After playing a few times, your dog will start to understand what to do, and you can make things harder by not letting them see where you hide the toy.

Some dogs aren’t interested in toys, but with some slight changes they can still have fun with this game. Why not try hiding their favorite dog treats instead?

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3. Tug of war

Many dogs find tug of war very exciting; however, many owners can be wary of encouraging it, as they think it will encourage the dog to become controlling and aggressive. This could lead to your dog trying to play the game at inconvenient times. The truth is, you can control their behavior by ensuring you instigate the games, meaning you’ll set the rules, not them.

Start by telling your dog to “take it” in an excited voice, while moving the toy towards them. Wait for your dog to take hold of the toy, then keep their interest by moving the toy around, side to side, back and forth.

After a while, stop tugging by saying “leave” once without repeating, move your hands to your sides and don’t speak. Your dog may continue tugging, but will eventually release. Once your dog has let go, you can pause the game and then start again. This teaches your dog that they can only play once invited to, and that they must stop when your hands are still and close at your sides.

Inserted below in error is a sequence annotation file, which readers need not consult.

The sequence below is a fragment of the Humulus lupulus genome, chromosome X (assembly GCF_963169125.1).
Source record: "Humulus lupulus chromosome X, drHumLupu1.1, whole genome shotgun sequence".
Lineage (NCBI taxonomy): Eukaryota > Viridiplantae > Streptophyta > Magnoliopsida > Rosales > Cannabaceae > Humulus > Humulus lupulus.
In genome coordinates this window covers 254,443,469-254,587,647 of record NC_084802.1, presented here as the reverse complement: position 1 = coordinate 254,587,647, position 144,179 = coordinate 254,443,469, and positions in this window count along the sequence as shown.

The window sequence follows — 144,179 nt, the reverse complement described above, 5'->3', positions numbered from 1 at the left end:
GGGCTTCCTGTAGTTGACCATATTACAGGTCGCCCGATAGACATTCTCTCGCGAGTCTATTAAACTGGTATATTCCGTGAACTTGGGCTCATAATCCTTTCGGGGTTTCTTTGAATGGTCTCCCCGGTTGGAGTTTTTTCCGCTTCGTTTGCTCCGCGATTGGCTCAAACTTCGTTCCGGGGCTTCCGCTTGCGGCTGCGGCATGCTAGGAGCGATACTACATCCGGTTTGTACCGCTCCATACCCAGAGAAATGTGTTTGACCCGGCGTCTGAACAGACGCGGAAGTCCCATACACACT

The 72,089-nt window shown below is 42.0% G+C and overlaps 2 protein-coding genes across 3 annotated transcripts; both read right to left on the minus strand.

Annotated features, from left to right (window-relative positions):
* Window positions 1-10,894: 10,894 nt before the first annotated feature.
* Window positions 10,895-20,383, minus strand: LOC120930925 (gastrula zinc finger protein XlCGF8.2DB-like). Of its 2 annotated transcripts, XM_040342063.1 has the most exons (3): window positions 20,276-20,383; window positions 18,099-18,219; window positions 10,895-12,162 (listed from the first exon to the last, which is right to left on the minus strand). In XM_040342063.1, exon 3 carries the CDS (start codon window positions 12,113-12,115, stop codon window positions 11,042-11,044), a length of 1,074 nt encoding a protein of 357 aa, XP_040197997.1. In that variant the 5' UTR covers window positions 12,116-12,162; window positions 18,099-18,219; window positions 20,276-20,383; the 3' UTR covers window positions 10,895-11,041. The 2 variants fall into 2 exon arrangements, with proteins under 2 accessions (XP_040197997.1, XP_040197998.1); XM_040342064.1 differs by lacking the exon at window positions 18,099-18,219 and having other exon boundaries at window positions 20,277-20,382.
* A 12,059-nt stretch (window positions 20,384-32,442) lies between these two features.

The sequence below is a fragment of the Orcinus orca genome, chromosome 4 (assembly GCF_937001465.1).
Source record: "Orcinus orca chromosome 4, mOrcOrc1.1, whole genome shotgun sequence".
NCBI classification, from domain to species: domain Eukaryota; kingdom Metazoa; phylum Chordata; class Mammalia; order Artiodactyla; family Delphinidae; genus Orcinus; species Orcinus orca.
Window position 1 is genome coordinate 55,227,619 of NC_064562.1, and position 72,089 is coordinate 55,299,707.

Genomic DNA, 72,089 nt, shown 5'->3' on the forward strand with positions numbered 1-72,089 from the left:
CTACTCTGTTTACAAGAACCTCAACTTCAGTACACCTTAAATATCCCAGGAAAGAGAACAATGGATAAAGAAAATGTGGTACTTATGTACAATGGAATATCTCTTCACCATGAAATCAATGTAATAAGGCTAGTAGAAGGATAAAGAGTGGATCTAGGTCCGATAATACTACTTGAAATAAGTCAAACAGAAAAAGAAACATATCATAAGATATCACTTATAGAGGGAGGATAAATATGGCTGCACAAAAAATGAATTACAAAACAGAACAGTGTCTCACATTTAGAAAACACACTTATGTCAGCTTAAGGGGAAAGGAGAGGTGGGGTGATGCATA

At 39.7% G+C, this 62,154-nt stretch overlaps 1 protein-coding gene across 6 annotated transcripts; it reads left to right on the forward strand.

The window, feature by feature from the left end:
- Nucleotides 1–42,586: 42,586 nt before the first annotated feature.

For stronger dogs, it can be easier to end the game by holding their collar before letting go of the toy, which reduces their excitement and competition for control over the toy. Again, this teaches them that they must stop playing when you touch their collar.

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You can also stay in control of your dog by occasionally stopping and restarting the game, but only removing the toy entirely when you’ve finished. If your dog attempts to grab you or snatch at the toy without invitation, then immediately go still and quiet. Both these methods reinforce the fact that you decide when they can play, not them.

4. Chasing and retrieving

Chasing and retrieving is another great game for dogs. Most dogs love to chase toys, but not all have learnt to bring it back. You can train them to do this by teaching them how to hold the toy first.